In one hundred short essays David Collard navigates James Joyce’s astonishing cultural legacy in the century since the publication of Ulysses in 1922.
Holding up a funhouse mirror to our times, Collard finds a multitude of Joyces, in often ludicrous disguises, wherever he looks—whether at Ally Sloper, Borsalino hats, Anthony Burgess, Cher, first editions, Flann O’Brien, Guinness, Hattie Jacques, John Cage, Kim Kardashian, Lego, Moby-Dick, numismatics, perfume, pianos, Princess Grace, puns, The Ramones, Sally Rooney, Stanley Unwin, Star Wars, waxworks or Zylo spectacles. Endlessly reinvented and exploited, Joyce emerges as a ubiquitous, indispensable and ruthlessly commodified Everyman.
As Rónán Hession puts it in his foreword, Collard is above all “good company”. Whether you’re a devout admirer or wary newcomer, this surprising, inconventional handbook offers an entertaining prompt to dive into the depths of Joyce’s everexpanding universe with a new awareness that it is very much our own.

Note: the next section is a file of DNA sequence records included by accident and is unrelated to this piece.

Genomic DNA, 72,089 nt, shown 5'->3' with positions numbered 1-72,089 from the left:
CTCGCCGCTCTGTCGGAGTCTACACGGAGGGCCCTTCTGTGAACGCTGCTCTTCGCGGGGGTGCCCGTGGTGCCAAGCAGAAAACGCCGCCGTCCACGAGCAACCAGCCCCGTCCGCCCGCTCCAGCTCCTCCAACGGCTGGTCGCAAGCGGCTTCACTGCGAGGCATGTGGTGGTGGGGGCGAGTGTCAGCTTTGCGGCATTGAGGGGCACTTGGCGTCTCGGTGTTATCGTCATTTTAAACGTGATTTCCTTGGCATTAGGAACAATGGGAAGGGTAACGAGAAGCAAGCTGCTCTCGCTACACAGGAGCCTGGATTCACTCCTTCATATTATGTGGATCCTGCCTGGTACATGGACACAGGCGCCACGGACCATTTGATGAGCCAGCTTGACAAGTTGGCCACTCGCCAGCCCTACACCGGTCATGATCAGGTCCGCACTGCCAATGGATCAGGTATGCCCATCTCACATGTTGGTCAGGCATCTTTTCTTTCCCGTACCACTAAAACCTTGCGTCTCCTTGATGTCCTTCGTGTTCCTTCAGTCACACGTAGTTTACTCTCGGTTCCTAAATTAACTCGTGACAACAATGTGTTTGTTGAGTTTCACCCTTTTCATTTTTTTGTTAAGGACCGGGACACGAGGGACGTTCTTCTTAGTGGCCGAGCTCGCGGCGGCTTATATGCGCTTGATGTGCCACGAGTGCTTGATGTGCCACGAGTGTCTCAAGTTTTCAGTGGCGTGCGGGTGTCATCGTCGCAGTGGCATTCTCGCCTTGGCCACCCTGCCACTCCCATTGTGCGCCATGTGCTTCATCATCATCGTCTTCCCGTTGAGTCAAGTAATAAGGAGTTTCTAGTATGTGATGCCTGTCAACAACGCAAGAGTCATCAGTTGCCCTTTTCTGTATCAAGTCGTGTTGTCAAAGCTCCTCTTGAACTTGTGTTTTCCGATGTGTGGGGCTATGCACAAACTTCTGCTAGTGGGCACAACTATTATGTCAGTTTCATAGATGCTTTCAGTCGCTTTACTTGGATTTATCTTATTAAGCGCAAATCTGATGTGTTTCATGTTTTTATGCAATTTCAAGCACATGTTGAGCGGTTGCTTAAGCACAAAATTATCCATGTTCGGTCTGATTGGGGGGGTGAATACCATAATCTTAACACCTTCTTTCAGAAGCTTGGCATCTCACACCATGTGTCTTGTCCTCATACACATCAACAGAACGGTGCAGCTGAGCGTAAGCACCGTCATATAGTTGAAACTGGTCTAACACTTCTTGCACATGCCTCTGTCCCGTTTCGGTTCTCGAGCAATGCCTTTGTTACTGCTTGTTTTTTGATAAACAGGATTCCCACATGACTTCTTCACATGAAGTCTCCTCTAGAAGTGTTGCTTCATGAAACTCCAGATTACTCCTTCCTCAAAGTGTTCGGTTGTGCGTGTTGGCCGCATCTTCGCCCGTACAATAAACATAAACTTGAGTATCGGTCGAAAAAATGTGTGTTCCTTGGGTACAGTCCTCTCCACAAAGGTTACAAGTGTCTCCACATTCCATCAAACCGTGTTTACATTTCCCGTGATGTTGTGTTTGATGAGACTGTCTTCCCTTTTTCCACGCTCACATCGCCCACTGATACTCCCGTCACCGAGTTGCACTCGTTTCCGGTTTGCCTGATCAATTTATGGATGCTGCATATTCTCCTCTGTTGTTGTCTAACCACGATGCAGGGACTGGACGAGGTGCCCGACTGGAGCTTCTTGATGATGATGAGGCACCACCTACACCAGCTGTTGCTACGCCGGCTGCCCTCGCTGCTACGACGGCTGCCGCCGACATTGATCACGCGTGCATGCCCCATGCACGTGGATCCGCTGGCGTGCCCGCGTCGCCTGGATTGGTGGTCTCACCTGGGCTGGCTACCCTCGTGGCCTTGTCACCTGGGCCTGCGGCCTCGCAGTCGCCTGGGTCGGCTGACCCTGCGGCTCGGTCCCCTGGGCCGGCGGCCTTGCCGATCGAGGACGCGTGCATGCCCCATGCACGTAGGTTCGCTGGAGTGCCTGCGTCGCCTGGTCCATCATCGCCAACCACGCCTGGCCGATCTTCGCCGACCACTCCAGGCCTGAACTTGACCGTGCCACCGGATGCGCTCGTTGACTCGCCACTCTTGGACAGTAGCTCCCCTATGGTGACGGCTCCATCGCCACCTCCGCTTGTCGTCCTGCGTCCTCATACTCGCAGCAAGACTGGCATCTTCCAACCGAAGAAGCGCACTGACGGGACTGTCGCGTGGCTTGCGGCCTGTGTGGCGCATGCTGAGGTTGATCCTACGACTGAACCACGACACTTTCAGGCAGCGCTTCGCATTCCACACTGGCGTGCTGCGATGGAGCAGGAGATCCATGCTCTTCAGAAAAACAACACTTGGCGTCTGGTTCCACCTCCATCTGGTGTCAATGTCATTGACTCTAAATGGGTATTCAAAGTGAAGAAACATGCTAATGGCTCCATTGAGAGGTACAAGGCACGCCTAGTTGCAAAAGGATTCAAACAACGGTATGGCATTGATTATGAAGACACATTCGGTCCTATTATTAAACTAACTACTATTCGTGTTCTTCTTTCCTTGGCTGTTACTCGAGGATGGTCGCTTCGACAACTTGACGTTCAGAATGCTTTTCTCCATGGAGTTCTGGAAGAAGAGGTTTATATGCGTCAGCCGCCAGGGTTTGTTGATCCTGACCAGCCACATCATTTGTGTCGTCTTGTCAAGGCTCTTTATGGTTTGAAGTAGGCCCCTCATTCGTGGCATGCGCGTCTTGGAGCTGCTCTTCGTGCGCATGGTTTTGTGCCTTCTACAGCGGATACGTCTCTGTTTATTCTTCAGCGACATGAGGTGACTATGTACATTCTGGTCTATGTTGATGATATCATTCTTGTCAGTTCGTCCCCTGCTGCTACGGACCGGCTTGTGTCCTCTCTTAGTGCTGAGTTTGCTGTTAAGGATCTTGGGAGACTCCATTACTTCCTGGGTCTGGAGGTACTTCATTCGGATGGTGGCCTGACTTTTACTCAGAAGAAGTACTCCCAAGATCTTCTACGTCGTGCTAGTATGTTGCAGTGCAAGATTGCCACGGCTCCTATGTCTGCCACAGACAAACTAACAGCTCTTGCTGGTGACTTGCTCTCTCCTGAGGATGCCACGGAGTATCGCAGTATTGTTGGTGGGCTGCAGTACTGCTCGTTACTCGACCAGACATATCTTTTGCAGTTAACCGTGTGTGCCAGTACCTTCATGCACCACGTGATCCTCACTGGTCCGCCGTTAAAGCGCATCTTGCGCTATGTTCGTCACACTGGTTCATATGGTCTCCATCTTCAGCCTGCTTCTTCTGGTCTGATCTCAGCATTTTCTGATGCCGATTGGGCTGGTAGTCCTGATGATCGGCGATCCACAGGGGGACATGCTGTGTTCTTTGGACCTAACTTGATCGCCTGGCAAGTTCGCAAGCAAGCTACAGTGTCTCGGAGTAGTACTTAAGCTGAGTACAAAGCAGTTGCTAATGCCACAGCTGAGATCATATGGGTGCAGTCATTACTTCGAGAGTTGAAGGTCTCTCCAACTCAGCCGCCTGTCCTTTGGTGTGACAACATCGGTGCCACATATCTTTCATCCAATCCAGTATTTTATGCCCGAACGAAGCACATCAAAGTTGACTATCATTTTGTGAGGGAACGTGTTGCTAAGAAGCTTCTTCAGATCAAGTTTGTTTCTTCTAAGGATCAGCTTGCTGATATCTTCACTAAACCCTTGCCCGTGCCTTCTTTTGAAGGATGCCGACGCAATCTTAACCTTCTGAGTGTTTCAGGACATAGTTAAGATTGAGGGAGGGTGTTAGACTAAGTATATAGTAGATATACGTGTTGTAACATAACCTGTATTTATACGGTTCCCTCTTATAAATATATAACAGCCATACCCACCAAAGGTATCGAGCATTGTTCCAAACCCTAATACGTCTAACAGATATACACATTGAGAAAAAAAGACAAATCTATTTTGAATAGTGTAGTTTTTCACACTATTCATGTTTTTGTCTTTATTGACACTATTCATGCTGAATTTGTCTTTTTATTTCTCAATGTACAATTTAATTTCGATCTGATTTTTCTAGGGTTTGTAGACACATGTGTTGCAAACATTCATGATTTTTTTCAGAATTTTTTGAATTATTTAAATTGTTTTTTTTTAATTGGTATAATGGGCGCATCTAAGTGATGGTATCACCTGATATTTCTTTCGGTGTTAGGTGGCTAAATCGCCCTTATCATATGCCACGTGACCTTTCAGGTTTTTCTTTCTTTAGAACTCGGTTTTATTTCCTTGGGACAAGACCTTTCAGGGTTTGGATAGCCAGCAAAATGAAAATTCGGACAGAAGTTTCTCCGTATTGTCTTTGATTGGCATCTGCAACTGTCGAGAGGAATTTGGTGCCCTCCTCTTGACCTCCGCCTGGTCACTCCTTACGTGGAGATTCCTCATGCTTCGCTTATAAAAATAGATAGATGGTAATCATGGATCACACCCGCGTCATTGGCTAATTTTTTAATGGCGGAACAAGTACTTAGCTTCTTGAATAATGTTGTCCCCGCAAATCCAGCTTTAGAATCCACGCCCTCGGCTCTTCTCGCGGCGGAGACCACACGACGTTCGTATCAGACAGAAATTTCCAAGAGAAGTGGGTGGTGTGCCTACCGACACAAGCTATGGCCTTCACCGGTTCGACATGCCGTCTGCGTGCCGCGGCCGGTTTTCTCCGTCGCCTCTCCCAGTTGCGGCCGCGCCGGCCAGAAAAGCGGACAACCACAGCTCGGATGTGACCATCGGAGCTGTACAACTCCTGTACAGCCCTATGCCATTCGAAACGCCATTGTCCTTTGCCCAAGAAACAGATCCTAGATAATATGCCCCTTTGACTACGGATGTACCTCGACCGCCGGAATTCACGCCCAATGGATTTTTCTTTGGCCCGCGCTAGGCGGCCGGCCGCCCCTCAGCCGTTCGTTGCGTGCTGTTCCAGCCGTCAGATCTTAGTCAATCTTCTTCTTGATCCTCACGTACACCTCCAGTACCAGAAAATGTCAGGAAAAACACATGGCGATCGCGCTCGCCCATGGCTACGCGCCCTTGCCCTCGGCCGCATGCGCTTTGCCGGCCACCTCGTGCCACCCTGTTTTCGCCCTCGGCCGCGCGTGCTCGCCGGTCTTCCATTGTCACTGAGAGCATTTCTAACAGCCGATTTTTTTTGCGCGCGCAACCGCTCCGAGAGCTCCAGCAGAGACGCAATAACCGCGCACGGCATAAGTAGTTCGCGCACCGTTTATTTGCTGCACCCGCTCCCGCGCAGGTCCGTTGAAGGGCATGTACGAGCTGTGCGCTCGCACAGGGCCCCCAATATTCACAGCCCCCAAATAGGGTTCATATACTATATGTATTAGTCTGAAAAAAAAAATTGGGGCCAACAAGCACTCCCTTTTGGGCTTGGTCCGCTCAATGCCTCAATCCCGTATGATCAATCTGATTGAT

David Collard writes for print and online publications including the Times Literary Supplement, Literary Review, 3:AM Magazine, gorse, Exacting Clam, White Review and others. About a Girl: a Reader’s Guide to Eimear McBride’s A Girl Is a Halfformed Thing was published by CB editions and he contributed to the recent anthologies We’ll Never Have Paris and Love Bites. He lives in London.
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Date of Publication: 24/05/2022